Incredible movie. Been thinking about it a lot. Lived up to expectations after I’d been wanting to see it for 6-7 years. Delightful to watch for all three of its hours, playful in every sense.

Dark-haired Celine meets red-head Julie, and they goof around for a long time, then…

James Crawford in Reverse Shot:

From the outset, Céline’s been on the run from a mysterious mansion with a gruesome secret. And so, just as the title predicts—in French, ‘aller en bateau,’ literally translated as ‘to go boating’ has a colloquial meaning of approximately ‘to get taken for a ride’ or ‘get caught up in a story’—Céline and Julie get wrapped up in discovering said secret.

The two take turns entering this house and comparing their experiences, trying to change the outcome and learn the secrets within. They mess with each other’s personal lives (jobs and friends), experiment with spells and legends and memory, and seem to never stop enjoying themselves. A big ol’ metaphor for movie watching, filmmaking, audience participation, getting caught up in the action. Out 1 is at the theater and Celine & Julie is at the movies.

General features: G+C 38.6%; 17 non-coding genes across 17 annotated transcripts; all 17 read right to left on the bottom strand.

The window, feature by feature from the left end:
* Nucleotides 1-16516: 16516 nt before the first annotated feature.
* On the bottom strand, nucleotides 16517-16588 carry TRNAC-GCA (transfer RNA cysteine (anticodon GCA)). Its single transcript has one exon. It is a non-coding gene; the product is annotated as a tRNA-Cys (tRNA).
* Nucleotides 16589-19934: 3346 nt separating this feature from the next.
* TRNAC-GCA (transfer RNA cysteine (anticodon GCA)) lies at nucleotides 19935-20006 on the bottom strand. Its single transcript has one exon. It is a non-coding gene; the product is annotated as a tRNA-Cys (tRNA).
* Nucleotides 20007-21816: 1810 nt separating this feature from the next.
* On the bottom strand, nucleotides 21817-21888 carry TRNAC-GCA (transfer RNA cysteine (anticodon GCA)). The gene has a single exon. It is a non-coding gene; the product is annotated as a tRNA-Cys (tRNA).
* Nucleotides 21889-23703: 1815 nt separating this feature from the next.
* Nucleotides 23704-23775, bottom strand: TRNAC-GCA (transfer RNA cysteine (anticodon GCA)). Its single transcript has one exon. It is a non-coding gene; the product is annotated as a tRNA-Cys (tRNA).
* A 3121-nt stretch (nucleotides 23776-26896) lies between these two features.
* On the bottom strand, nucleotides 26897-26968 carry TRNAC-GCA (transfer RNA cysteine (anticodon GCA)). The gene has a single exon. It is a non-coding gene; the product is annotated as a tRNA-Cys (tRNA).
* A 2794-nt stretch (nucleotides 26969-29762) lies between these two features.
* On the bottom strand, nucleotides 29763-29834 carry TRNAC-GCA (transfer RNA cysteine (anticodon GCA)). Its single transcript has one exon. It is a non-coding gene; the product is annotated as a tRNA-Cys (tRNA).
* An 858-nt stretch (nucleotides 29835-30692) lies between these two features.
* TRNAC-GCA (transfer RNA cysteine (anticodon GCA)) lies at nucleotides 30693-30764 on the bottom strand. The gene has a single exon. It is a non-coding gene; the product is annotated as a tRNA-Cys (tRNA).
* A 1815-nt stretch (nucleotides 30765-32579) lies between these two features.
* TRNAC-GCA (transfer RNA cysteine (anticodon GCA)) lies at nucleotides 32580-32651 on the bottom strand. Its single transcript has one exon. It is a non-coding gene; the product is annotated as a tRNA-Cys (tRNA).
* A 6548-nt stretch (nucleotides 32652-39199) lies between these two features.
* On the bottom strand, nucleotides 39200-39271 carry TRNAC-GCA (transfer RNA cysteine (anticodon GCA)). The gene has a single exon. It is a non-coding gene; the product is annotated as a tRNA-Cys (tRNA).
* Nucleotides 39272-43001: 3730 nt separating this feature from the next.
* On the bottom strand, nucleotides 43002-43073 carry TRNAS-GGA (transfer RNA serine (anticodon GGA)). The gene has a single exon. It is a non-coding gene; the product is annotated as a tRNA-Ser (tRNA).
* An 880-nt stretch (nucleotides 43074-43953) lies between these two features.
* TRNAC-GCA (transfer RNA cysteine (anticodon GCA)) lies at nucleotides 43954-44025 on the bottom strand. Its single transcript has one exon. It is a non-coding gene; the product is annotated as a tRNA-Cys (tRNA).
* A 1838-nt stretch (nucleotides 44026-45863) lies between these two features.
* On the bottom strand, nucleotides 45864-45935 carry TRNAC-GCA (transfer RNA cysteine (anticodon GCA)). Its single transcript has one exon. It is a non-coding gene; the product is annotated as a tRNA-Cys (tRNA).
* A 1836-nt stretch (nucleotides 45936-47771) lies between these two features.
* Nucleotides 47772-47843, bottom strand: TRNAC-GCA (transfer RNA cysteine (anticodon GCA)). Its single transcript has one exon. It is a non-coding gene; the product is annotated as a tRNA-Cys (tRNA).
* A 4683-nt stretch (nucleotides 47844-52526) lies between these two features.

Released the same year as another movie to blow my mind on video lately, Edvard Munch.

Will have to see this again and again.

Celine & Julie:

Feuillade-ing through town:

Bulle Ogier (Out 1’s Pauline/Emilie)

Director Barbet Schroeder as the guy in the fiction house:

The girl from the house, rescued:

Going boating:

Netflix says: “Art and life intertwine when four aspiring actresses study with a renowned film instructor in this acclaimed psychological drama … Assigned to analyze the play Double Infidelities, the women – who also happen to be roommates – soon find themselves caught up in a web of suspense and scandal as the script spills over into their offstage lives.”

EDIT: you know I’ve got a horrendous writeup when it opens with netflix’s envelope plot description… need to watch this again and update.